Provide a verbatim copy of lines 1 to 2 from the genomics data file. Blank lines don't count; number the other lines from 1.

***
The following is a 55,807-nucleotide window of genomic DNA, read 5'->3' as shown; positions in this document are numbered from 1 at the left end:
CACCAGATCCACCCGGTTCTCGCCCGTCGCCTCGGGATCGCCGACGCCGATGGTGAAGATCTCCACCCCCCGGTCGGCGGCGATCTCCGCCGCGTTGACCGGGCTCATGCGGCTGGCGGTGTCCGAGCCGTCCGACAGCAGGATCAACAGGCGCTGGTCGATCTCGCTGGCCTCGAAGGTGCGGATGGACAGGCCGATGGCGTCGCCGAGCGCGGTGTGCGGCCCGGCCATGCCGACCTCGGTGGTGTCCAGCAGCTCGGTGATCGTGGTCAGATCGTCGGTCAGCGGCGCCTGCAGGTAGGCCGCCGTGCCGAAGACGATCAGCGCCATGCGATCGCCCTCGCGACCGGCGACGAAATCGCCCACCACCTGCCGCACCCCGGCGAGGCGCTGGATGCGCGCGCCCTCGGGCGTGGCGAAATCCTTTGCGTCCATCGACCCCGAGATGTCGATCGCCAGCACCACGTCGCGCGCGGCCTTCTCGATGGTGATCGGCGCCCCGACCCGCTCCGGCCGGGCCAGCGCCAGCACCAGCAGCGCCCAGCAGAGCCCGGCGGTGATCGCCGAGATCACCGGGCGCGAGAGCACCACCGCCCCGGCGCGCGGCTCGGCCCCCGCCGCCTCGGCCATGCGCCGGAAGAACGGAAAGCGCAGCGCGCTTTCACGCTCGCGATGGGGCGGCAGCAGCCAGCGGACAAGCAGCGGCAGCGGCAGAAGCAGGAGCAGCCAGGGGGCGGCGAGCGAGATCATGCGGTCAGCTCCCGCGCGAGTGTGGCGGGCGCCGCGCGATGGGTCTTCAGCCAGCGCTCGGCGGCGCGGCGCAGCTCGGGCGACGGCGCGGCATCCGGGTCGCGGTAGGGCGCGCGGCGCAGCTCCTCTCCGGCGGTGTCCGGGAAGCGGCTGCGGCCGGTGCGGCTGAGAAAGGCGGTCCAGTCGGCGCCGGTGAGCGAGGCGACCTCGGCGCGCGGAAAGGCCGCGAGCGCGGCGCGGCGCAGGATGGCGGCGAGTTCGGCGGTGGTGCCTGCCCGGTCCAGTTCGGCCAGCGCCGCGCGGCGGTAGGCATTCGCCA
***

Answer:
The following is a 55,807-nucleotide window of genomic DNA, read 5'->3' as shown; positions in this document are numbered from 1 at the left end:
CACCAGATCCACCCGGTTCTCGCCCGTCGCCTCGGGATCGCCGACGCCGATGGTGAAGATCTCCACCCCCCGGTCGGCGGCGATCTCCGCCGCGTTGACCGGGCTCATGCGGCTGGCGGTGTCCGAGCCGTCCGACAGCAGGATCAACAGGCGCTGGTCGATCTCGCTGGCCTCGAAGGTGCGGATGGACAGGCCGATGGCGTCGCCGAGCGCGGTGTGCGGCCCGGCCATGCCGACCTCGGTGGTGTCCAGCAGCTCGGTGATCGTGGTCAGATCGTCGGTCAGCGGCGCCTGCAGGTAGGCCGCCGTGCCGAAGACGATCAGCGCCATGCGATCGCCCTCGCGACCGGCGACGAAATCGCCCACCACCTGCCGCACCCCGGCGAGGCGCTGGATGCGCGCGCCCTCGGGCGTGGCGAAATCCTTTGCGTCCATCGACCCCGAGATGTCGATCGCCAGCACCACGTCGCGCGCGGCCTTCTCGATGGTGATCGGCGCCCCGACCCGCTCCGGCCGGGCCAGCGCCAGCACCAGCAGCGCCCAGCAGAGCCCGGCGGTGATCGCCGAGATCACCGGGCGCGAGAGCACCACCGCCCCGGCGCGCGGCTCGGCCCCCGCCGCCTCGGCCATGCGCCGGAAGAACGGAAAGCGCAGCGCGCTTTCACGCTCGCGATGGGGCGGCAGCAGCCAGCGGACAAGCAGCGGCAGCGGCAGAAGCAGGAGCAGCCAGGGGGCGGCGAGCGAGATCATGCGGTCAGCTCCCGCGCGAGTGTGGCGGGCGCCGCGCGATGGGTCTTCAGCCAGCGCTCGGCGGCGCGGCGCAGCTCGGGCGACGGCGCGGCATCCGGGTCGCGGTAGGGCGCGCGGCGCAGCTCCTCTCCGGCGGTGTCCGGGAAGCGGCTGCGGCCGGTGCGGCTGAGAAAGGCGGTCCAGTCGGCGCCGGTGAGCGAGGCGACCTCGGCGCGCGGAAAGGCCGCGAGCGCGGCGCGGCGCAGGATGGCGGCGAGTTCGGCGGTGGTGCCTGCCCGGTCCAGTTCGGCCAGCGCCGCGCGGCGGTAGGCATTCGCCA